Oregon, USA, Issues NPR for Phasing Out Hazardous Chemicals in Certain Children’s Products
The US state of Oregon has issued a proposal for eliminating High Priority Chemicals of Concern for Children’s Health (HPCCCHs) in three categories of children’s products. Comments will be accepted until July 23, 2020.
SAFEGUARDS | Consumer ProductsNO. 108/20
In 2015, the US state of Oregon enacted SB 478 ‘Toxic-Free Kids Act’ (the Act). The Act authorizes the Oregon Health Authority (OHA) to establish and maintain a list of HPCCCHs that are used in the manufacture of products for children under the age of 12, and to establish rules governing what manufacturers must do to comply with the Act (SafeGuardS 141/15). These rules and implementation processes are to be established over Phases 1 to 3.
Under the law, children’s products are:
- Car seats
- Childcare products to facilitate sucking, teething, sleep, relaxation, feeding or drinking
- Clothing and footwear
According to the Act, reporting is required if an HPCCCH meets the following:
- Intentionally added and is equal to or greater than the practical quantification limit (PQL) or
- A contaminant that is equal to or greater than 100 ppm
The use of an HPCCCH, however, will need to be removed, substituted with a less hazardous alternative or have a waiver approved by the OHA by January 1, 2022 (the third biennial notice) if the children’s product falls under the following three categories:
- Intended for children under the age of 3 or
In June 2020, Oregon announced a Notice of Proposed Rulemaking (NPR) ‘Phase 3 Rulemaking’ to establish rules so manufacturers may comply with their requirements. In addition to revising the existing language in the Act, including consistent chemical nomenclature for HPCCCHs with chemicals of high concern for children (CHCCs) under Washington State’s Children’s Safe Products Act (CSPA), the NPR also proposes to adopt many new provisions in relation to substitution, removal or waiver procedures for children’s products falling under these three categories. These provisions include, inter alia, the following:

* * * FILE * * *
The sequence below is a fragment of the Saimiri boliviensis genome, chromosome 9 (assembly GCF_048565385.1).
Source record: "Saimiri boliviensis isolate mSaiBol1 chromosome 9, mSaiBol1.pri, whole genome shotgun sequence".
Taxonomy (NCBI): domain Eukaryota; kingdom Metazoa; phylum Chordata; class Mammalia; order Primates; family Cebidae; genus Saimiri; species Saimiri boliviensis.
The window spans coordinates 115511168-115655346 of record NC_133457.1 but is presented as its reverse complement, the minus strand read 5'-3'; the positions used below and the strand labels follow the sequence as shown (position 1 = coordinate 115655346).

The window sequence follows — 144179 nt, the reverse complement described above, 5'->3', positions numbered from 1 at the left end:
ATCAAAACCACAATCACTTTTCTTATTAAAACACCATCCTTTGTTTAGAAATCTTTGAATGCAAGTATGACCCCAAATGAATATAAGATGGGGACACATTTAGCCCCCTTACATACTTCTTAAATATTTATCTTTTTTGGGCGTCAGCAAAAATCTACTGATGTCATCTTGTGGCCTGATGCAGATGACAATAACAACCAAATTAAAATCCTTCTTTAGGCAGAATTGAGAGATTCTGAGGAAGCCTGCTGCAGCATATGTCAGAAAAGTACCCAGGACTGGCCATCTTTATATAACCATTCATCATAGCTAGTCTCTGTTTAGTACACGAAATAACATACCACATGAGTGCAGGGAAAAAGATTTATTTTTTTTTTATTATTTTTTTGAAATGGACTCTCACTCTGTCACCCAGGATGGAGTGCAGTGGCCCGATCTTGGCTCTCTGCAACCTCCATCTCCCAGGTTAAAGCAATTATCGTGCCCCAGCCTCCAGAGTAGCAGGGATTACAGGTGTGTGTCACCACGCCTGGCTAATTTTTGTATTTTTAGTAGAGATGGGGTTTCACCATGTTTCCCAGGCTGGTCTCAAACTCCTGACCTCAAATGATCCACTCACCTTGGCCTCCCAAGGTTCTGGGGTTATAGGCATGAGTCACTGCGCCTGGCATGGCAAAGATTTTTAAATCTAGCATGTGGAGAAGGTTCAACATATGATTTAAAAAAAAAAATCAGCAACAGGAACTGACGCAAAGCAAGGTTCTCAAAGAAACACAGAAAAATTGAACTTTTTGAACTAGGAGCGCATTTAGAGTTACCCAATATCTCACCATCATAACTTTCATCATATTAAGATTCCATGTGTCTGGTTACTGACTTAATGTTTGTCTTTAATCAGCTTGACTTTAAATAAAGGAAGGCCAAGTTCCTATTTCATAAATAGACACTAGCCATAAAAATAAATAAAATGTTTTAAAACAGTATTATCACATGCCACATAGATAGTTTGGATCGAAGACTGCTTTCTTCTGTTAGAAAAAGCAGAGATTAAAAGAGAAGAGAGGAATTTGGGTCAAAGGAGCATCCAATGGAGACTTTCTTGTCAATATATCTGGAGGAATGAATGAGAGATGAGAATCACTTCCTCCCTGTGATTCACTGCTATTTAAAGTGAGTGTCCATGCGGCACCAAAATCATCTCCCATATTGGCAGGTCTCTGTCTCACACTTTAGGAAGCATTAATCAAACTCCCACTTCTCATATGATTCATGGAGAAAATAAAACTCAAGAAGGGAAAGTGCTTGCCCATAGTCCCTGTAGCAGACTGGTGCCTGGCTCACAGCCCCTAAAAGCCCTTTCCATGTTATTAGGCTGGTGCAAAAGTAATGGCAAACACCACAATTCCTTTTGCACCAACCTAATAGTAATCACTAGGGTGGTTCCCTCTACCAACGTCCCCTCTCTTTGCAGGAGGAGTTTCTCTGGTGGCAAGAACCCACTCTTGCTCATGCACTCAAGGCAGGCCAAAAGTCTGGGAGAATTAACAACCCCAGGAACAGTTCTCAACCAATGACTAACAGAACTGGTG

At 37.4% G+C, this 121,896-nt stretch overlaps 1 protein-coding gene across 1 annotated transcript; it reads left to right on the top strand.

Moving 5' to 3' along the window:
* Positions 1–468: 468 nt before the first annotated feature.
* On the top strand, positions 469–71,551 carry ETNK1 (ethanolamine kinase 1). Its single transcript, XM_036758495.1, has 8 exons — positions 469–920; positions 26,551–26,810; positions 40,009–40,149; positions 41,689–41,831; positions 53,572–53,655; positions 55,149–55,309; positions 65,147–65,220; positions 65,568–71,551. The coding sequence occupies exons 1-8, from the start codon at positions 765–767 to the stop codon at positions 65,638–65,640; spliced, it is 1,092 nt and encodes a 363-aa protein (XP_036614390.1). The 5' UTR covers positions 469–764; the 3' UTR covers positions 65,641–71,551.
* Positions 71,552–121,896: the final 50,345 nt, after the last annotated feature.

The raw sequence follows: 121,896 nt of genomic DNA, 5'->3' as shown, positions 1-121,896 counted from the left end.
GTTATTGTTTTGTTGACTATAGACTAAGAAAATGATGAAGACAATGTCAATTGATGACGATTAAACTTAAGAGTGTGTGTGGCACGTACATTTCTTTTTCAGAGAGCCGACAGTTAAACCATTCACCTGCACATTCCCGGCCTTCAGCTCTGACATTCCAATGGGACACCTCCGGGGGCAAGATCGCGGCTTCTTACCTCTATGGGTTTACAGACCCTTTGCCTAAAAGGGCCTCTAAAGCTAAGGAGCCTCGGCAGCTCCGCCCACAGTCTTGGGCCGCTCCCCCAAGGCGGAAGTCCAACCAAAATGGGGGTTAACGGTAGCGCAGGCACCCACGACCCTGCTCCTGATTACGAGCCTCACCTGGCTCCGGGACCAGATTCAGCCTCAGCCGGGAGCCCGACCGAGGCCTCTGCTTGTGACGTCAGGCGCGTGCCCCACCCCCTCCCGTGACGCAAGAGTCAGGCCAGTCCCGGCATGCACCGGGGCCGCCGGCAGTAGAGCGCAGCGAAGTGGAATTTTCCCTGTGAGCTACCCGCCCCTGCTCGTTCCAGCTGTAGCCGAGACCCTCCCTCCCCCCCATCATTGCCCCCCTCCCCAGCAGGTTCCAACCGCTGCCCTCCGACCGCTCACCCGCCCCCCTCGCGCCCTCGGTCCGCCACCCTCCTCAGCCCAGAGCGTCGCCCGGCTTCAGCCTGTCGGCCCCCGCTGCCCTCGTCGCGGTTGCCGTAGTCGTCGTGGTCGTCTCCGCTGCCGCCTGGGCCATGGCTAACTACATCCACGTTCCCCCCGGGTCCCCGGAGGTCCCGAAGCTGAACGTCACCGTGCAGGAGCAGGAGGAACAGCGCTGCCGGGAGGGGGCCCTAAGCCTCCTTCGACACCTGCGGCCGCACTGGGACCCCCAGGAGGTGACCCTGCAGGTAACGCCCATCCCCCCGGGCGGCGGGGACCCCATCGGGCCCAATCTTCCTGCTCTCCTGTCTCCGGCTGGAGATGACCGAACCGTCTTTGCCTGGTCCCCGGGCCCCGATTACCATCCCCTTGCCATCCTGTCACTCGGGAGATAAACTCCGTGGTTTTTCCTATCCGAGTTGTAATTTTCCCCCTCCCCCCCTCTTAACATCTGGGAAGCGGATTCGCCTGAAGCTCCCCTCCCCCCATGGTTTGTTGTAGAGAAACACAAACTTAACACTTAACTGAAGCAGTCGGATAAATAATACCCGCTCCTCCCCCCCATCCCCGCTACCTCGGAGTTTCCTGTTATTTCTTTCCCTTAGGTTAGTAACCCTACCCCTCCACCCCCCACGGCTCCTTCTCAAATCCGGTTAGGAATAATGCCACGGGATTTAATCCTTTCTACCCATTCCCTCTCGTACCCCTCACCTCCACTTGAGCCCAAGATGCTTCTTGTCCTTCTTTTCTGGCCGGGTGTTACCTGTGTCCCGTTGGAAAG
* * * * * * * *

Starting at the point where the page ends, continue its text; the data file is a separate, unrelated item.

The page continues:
- ‘Removal of Substitution of High Priority Chemicals’:
- Procedures required by manufacturers who remove an HPCCCH from, or cease to manufacture, the above three categories of children’s products
- Procedures for manufacturers with no more than 25 employees who wish to apply for a two-year extension of the date in ORS 431A.260 to meet the requirements
- ‘Exemptions from Removal or Substitution Requirements’ – manufacturers may request for an exemption to remove or substitute an HPCCCH under ORS 431A.260 if they meet at least one of four conditions, including an HPCCCH meeting the limits under the Consumer Product Safety Improvement Act of 2008 (CPSIA)
- ‘Requirements for Chemical Substitution and Hazard Assessment (HA) for substitute chemicals’ – requirements for HA for manufacturers who wish to substitute an HPCCCH with a less-hazardous chemical and procedures for considering the HA
- Application process and timelines for waivers from removal or substitution requirements – including a quantitative exposure assessment (QEA) demonstrating an HPCCCH is not reasonably anticipated to result in exposure to a child based on an analysis of the leaching and bioavailability of the HPCCCH
- Alternative Assessment (AA) – manufacturers must perform an AA to evaluate the possibility of replacing chemicals in products with a safer alternative. The AA must be carried out by starting with the HA, and the following assessments in any order – QEA, technical feasibility assessment and financial feasibility assessment
Comments for the NPR will be accepted until July 23, 2020.
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